Mashed PotatoesMexico is a beautiful country. I don't really believe it's possible for one to make a rational argument to refute this point. There is the rugged landscape of the Baja Peninsula, the incomparable vastness of the Sonoran and Chihuahuan Deserts, the Mayan Riviera of the Yucatan Peninsula with its distinct Carribean flavor, islands like Cozumel and Isla Mujeres, the majestic archeological ruins of Tulum and Chichen Itza, the Jungle, the biggest city in the world, and the mountainous regions like San Luis Potosi. By about Wednesday last week, however, I couldn't wait to get back to the states, and I don't know that I'll be heading back for an extended period any time soon.
My wife and I spent the last 7 days in Cancun and the surrounding area. We stayed at the Westin Regina Resort, a beautiful and tasteful 5-Star establishment at the very southern end of the hotel zone, away from the hustle and bustle of "the strip." Our first floor, high-ceilinged room had a perfect ocean view and a private terrace with lounge chairs just footsteps from the beach. We were very active; hiking the ruins of Tulum, taking the ferry to Isla Mujeres, snorkeling at Xel-Ha and Akumal, Horseback riding and shopping at Playa del Carmen. The water is warm, clear, and a brilliant shade of turquoise; the beaches are soft white sand. It was paradise.
But I had a few problems with my time in Cancun.
I don't like "showing my papers." I felt, at times, like I was in the Eastern Bloc. Now, I've got to say that it wasn't like there were checkpoints to go through or that I had to carry my papers in my swim trunks in case of spot checks. I also understand that I was in a different country and that I've got to declare what I bring in and out, and that the officials in said country need to have some means of identifying me should any issues arise. All that being said, however, I don't like having to produce documents when asked, just to show who I am and what I'm doing. Typical ugly American, I know.
Remember in the Godfather II when Michael and Freddo are in Cuba on New Year's Eve when the incumbent government is overthrown and the whole country goes to hell? That's how I felt all the time in Mexico. It may just be sheer paranoia on my part, but think back to the Bush/Gore election debacle. Those kinds of elections happen frequently in Mexico, and the debate isn't typically over "hanging chads" but outright corruption. Don't argue this point with me; they are going through this exact issue in Juarez right now. This is a country whose government completely devalued the peso overnight, resulting in the loss of uncounted trillions for its people. And think back to recent years when the entire country required a fiscal bailout spearheaded by the United States. I couldn't shake the thought of a spontaneous coup, where all Americans are rounded up and shaken down, and it would take me 6 months to get out of the country.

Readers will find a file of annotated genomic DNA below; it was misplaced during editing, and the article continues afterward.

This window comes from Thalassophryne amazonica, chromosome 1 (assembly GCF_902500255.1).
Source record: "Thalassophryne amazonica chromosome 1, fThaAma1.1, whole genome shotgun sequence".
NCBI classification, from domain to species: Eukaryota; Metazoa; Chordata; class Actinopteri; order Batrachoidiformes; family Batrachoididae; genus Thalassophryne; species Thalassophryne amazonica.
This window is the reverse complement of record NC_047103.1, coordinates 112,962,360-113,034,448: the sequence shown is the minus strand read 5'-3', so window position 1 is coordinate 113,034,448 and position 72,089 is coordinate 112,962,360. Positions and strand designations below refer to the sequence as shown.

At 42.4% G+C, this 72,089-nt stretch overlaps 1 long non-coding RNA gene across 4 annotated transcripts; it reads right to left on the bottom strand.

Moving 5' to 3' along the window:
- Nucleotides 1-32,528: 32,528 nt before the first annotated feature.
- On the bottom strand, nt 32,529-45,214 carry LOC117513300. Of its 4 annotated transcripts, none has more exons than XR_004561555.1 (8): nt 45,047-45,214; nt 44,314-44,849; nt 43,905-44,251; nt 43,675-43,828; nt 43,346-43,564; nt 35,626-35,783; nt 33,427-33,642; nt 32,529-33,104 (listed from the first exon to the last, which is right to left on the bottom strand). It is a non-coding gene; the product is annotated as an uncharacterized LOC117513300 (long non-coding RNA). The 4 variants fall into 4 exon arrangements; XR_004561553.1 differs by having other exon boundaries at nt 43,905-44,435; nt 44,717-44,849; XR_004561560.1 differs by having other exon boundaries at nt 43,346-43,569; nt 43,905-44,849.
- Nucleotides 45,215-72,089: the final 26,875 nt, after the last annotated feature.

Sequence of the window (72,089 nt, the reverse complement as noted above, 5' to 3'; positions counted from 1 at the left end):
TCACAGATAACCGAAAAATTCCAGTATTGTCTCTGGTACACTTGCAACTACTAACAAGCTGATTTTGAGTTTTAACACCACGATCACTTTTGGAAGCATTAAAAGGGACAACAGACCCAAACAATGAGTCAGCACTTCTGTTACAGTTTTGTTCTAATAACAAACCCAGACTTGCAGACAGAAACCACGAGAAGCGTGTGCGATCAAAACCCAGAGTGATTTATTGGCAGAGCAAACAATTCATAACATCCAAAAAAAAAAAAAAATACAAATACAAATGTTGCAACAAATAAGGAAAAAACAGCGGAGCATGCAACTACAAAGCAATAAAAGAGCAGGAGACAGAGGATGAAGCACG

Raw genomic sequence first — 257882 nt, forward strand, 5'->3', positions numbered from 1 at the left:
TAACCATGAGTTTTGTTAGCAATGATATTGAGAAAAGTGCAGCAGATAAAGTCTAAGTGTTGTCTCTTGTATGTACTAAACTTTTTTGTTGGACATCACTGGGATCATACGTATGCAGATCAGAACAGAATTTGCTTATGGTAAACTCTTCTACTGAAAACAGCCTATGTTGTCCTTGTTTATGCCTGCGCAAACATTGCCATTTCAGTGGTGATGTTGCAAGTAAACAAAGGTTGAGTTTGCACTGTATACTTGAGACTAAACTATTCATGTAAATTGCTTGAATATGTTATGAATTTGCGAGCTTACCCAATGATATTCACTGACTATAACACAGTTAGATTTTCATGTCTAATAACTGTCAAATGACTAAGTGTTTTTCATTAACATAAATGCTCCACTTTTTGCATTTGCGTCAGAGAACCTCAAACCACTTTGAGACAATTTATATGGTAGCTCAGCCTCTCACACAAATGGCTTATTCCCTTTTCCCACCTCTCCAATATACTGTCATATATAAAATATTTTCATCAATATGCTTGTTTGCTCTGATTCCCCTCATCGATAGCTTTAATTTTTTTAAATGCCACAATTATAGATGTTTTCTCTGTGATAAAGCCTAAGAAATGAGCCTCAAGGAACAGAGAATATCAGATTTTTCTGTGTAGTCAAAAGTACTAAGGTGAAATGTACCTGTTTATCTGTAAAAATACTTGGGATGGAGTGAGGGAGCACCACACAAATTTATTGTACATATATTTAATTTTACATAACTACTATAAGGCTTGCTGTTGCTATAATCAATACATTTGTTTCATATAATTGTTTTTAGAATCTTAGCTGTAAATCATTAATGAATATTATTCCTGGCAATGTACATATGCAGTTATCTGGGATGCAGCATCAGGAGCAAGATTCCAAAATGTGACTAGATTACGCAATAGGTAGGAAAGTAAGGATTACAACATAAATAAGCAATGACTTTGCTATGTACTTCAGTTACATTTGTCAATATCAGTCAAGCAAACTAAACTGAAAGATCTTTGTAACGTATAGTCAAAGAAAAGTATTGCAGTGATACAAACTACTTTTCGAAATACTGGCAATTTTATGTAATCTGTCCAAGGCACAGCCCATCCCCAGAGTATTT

Ever try to order a bottle or glass of Merlot in Mexico? How about a nice Pinot Noir? Cabernet Sauvignon anyone? Well, in Cancun anyway, red wine doesn't exist. I had three very nice dinners while in Cancun, mind you. I didn't try to order a bottle of Coppola Merlot at Chico's Tacos; these were places where the lobster is fresh and a table for 2 runs about $150. These aren't ramchackle joints. The Italian restaurant that we ate at was voted best overall in Cancun. Just don't ask for Merlot with your penne.
Sometimes a guy just wants a side of mashed potatoes. But you can't get mashed potatoes in Mexico. It's not even a part of their lexicon. There is no spanish word for "mashed," and potatoes certainly aren't a staple of the Mexican diet. But the problem is, after 4 or 5 days of Mexican food, a guy would just like a nice side of damn mashed potatoes damnit.
Lest you begin to feel sorry for us, don't. Overall we had a good time, saw a lot of stuff, worked a good tan, and took some great pictures. But being in another country just makes me appreciate what we have in the states. It's good to be back home.